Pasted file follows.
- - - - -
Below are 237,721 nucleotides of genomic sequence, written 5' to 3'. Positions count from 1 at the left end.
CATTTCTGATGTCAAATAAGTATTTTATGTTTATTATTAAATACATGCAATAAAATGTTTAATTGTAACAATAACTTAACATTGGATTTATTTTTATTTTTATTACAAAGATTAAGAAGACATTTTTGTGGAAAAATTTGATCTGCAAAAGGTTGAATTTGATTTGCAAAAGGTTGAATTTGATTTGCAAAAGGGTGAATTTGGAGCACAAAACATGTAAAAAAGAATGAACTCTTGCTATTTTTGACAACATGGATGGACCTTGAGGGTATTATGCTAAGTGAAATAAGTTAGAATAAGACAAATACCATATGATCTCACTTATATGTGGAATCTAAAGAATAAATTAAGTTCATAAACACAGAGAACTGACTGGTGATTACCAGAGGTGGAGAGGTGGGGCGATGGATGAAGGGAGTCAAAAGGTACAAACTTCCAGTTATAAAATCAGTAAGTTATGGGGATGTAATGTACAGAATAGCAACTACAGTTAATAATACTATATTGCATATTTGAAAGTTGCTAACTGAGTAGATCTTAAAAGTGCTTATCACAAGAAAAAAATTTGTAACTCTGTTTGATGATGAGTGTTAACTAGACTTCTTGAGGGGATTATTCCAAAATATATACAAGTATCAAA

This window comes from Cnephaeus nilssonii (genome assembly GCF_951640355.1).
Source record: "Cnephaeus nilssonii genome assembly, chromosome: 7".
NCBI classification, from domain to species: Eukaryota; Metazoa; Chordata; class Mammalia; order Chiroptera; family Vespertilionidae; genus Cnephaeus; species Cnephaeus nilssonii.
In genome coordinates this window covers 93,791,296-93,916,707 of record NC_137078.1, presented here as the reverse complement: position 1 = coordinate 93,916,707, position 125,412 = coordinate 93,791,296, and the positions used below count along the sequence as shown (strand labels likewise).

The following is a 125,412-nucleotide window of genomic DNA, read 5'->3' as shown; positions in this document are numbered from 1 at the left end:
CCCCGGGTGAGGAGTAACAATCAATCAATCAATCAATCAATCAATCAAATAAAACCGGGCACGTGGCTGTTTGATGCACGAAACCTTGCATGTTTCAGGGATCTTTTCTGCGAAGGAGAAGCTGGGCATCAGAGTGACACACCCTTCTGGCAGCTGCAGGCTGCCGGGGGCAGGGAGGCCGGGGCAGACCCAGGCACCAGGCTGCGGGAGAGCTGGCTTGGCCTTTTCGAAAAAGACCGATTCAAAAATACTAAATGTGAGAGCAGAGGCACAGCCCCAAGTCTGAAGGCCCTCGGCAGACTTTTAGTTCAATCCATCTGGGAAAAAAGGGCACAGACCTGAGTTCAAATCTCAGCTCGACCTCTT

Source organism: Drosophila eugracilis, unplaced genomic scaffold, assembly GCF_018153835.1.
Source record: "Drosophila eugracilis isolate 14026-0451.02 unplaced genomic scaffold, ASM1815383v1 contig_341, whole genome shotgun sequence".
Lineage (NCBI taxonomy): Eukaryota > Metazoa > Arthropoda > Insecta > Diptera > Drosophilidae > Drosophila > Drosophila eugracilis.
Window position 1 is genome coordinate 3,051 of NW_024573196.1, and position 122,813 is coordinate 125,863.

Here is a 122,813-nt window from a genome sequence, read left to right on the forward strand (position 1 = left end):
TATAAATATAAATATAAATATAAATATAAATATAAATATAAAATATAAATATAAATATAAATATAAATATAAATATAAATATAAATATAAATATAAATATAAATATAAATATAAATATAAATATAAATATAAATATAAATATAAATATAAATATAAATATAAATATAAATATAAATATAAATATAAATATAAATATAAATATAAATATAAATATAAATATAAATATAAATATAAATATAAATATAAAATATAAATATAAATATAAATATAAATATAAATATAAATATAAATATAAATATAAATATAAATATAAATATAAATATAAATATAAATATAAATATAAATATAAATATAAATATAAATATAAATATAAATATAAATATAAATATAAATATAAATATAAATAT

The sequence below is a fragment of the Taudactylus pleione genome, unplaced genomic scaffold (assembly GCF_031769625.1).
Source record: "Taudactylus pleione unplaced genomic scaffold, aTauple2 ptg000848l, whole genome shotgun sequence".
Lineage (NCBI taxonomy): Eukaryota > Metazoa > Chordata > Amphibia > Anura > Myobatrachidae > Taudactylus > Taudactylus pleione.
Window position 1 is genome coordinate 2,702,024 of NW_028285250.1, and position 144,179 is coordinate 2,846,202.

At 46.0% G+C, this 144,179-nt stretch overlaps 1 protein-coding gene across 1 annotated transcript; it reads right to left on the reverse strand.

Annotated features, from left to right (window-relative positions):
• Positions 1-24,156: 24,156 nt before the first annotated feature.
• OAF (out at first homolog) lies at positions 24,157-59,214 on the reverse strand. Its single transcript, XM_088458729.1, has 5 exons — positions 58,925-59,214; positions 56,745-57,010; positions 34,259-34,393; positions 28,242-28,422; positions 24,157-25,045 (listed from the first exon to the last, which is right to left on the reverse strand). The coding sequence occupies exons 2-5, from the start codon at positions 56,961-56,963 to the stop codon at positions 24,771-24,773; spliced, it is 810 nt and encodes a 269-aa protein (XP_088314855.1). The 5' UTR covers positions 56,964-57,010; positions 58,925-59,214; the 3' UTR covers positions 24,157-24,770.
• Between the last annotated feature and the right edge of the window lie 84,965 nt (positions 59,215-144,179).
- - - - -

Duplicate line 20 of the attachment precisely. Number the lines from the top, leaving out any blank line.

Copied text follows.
Annotated features, from left to right (window-relative positions):